New tome about electric vehicles explores biz implications of the 'electriconomy'

There was plenty of debate last week over whether or not President Obama's goal of having 1 million plug-in or full electric vehicles on the road in the United States by 2015 is achievable. (The attached link is just one example of the skepticism.
Written by Heather Clancy, Contributor

There was plenty of debate last week over whether or not President Obama's goal of having 1 million plug-in or full electric vehicles on the road in the United States by 2015 is achievable. (The attached link is just one example of the skepticism.) Last week, I spoke with a long-time automobile and technology industry executive, James Billmaier, who has just published a new book suggesting that the forces of the "electriconomy" have reached a point of no return and that electric cars will reach mass adoption quicker than we think both domestically and abroad. But the United States has its work cut out if it wants to be a market leader.

Here's an excerpt from the prologue of the new book, "Jolt! The Impending Dominance of the Electric Car."

"There is no longer any question of whether or not we will adopt an electric-based transportation system. We will. And the transition will come much more quickly than most 'experts' predict. All major automakers have some type of plug-in vehicle coming out in the very near future, with the first cars due out at the end of 2010. The U.S. can't afford to be left behind. But we're going to need to move fast to become the undisputed market leader."

Just to be clear, Billmaier has a financial stake in the electric vehicle movement (including a relationship with electric vehicle charging infrastructure player Coloumb Technologies), which is something he disclosed as we were chatting. His book argues the case for electric vehicle adoption on a number of metrics including the national security implications, the potential for creating jobs domestically, and looming competition with China. "The electriconomy is all the things we can do to move of our dependence on oil, really secure out economy and our nation," he says.

I challenged Billmaier with several of the classic objections related to electric vehicles. Here is how he answered each one of them (in no particular order):

  • We're shifting the problem from oil dependence to coal dependence. Without disputing the fact of the matter, Billmaier notes that the processing of oil into gasoline uses 6 to 7 kilowatt hours of energy per gallon. Put slightly differently, he argues that a gas-powered car covers just 8 miles for every $1 put into it. That same amount of money would provide enough charge to take a car 50 miles. Another consideration: If every American drove an electric car, the emissions would still be about two-thirds less, even factoring in the negatives of coal production. So, the lesser of two evils.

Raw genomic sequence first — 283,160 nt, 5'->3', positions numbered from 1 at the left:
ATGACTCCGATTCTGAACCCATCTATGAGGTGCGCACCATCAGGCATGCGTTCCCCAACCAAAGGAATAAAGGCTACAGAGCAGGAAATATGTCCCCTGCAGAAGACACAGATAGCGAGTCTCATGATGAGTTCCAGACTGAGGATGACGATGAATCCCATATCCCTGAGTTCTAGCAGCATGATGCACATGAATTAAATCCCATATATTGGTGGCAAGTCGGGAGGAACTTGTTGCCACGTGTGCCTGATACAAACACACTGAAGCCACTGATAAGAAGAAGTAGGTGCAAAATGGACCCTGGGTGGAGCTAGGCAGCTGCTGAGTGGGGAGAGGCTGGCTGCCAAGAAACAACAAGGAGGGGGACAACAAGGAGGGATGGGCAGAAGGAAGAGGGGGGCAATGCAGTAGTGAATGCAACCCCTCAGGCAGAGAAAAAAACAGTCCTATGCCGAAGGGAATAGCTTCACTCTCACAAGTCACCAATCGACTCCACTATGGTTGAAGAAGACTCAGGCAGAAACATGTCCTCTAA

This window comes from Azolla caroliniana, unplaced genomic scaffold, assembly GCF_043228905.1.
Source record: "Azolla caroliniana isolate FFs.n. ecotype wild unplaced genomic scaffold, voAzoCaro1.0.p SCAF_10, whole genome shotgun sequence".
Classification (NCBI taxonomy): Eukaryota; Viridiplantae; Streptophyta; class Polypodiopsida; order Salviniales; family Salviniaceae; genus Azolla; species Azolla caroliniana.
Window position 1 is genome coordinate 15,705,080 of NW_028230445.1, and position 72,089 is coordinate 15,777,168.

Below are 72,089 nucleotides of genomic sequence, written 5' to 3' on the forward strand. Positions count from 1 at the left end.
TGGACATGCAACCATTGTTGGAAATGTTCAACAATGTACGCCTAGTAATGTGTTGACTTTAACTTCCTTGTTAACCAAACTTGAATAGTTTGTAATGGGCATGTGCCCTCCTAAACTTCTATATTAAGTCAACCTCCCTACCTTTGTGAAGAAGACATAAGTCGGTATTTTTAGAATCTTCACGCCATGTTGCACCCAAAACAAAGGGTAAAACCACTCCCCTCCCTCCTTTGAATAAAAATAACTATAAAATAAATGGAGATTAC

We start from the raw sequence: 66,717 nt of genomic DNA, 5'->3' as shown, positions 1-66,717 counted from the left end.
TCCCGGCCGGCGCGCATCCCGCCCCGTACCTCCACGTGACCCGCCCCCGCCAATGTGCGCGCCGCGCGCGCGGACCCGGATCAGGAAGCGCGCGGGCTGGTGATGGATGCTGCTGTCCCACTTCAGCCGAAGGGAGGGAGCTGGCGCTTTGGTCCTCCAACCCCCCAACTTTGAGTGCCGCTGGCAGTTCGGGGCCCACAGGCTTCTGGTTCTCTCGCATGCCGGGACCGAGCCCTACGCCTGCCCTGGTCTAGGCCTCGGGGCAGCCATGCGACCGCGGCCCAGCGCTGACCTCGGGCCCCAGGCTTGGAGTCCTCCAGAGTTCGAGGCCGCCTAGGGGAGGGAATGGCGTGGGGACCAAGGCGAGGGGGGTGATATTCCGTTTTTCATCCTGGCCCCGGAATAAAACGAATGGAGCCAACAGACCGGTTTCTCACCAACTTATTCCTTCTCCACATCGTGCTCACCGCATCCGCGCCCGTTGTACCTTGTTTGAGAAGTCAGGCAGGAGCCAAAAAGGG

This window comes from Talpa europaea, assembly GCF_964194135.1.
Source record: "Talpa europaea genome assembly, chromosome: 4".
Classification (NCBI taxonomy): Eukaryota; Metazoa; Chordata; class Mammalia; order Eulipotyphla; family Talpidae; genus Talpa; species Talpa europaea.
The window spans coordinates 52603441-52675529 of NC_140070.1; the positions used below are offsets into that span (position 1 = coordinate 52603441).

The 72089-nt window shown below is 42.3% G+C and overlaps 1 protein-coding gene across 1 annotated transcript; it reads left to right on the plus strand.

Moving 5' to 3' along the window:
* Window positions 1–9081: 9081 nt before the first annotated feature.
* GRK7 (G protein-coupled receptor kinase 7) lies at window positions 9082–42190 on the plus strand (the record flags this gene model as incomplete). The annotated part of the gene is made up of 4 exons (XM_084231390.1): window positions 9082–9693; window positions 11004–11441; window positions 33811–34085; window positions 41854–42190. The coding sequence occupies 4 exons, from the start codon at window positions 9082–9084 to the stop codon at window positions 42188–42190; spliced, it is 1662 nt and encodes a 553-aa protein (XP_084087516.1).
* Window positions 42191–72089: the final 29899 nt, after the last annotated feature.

• We shouldn't subsidize their adoption. Billmaier estimates that there are still $12,000 in subsidies related to every gas-powered car sold. "I believe in capitalism, but in order for capitalism to work, you have to have a level playing field. You don't have a level playing field right now," he says.
  • Electric vehicles are underpowered. Billmaier points out that electricity does darn well moving very big vehicles already, and that battery technologies have reached the point where electric will be appropriate for the larger vehicles many Americans prefer.
  • The charging infrastructure needs to be in place first. Billmaier actually says that from a driving standpoint, the United States can be divided into six regions where electric vehicles will catch on first. Electric vehicles are great regional cars, he argues. And while many people worry about the long time that it takes to charge vehicle, he notes that driving habits will actually make it easier to keep electric vehicles charged. That's because you CAN essentially top off a charge, just like you would with a gas-powered vehicle.

Incidentally, right after I spoke with Billmaier, I received an alert from green technology forecasting firm Pike Research projecting the largest metropolitan regions for plug-in electrics over the next several years. Like Billmaier, PIke sees electric vehicles gaining cachet in certain areas first, for reasons of density, affluency and vehicle charging infrastructure investments.

The five top regions projected by Pike Research between 2010 and 2017 (based on anticipated penetration rates) are:

  1. New York-Northern New Jersey-Long Island (Into Pennsylvania)
  2. Los Angeles-Long Beach-Santa Ana in Southern California
  3. San Francisco-Oakland-Fremont in Northern California
  4. San Diego-Carlsbad-San Marcos (also in Southern California)
  5. Chicago-Naperville-Joliet in Illinois, Indiana and Wisconsin

Of the regions on this list, an example of the sort of activity you might expect comes out of San Diego. The city is planning one of the biggest electric vehicle rollouts in the country and it took on 1,000 electric Nissan Leafs and 200 plug-in hybrids Chevrolet Volts in December 2010.

Editorial standards